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Start small and compose: A strategy for using FactoryGirl

While I’m still not entirely sold on FactoryGirl, I often see it being used in a particularly lazy way. Imagine your basic factory:

factory :project

Before long you’re adding relations to projects, and the first thing people do is this:

factory :project do
  association :user

This immediately means that every single time you instantiate a project, you’re getting a user as well. In most cases this is more than you want, and if you continue to follow down this path you end up with a huge slow test suite. I prefer a slightly different strategy: start small and compose.

factory :project do

trait :with_manager do
  association :user, factory: :manager

This defines a very simple factory :project which gives you only a project and allows you to build a project with an associated user like so:

FactoryGirl.create(:project, :with_manager)

The result is a couple more arguments when you use the factory, but the overall code is more intention revealing.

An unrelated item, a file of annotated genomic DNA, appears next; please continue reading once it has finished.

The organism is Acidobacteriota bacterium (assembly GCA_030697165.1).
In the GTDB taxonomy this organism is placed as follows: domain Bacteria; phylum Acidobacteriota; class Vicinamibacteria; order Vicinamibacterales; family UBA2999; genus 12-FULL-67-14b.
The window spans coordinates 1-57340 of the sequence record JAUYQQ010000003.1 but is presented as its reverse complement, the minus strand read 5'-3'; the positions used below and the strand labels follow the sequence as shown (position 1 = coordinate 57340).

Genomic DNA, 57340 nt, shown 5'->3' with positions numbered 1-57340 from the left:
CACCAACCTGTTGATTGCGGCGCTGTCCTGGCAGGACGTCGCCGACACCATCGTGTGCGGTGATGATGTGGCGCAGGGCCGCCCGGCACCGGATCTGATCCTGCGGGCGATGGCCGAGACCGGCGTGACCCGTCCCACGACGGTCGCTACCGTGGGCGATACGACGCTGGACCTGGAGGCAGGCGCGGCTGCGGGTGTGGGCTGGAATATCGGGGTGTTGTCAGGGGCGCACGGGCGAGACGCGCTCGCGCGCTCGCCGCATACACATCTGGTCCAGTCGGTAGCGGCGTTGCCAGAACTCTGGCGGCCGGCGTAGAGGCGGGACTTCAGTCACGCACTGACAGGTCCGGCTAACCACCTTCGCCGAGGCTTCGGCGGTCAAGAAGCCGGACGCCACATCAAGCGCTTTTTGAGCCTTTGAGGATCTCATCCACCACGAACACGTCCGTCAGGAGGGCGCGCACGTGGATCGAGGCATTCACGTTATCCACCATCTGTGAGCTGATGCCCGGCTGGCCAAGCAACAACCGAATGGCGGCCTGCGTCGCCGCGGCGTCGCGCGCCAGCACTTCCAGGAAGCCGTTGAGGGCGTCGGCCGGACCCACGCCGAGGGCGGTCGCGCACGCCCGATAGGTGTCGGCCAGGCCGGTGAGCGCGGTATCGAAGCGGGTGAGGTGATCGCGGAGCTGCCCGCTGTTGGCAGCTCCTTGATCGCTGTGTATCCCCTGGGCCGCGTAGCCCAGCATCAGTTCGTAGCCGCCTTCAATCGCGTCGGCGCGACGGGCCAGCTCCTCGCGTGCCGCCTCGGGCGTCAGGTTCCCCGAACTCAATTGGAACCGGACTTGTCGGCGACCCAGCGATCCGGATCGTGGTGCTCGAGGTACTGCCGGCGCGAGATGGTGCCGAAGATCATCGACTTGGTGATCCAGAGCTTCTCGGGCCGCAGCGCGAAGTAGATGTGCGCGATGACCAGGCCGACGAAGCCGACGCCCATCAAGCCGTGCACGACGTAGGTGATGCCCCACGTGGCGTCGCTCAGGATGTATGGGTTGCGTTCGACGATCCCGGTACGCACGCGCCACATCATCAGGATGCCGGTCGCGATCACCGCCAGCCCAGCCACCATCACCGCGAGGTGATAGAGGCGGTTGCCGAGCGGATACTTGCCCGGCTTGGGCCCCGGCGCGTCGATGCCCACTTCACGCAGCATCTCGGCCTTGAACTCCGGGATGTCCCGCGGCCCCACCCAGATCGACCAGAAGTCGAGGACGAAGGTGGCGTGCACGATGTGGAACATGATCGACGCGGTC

If this is too much, you could always create a more descriptive factory:

factory :managed_project, parent: :project, traits: [:with_manager]

If you stick with this strategy, you’ll find that tests are more concise, factories are more useful and your test suite run time won’t grow as fast.

  • Aaron

    Nice and succinct article. I think factories are another hammer and nail thing and they’re definitely a great solution to some problems and a terrible solution to others.

    I definitely in favour of this method of extending factories with what you require, it just makes your tests more readable.

    Some of our guys like to have factories that do a lot of work for you. Personally I’m in favour of explicit tests where you do all the work so it’s visible documentation of behaviour, rather than hidden documentation in your factories.


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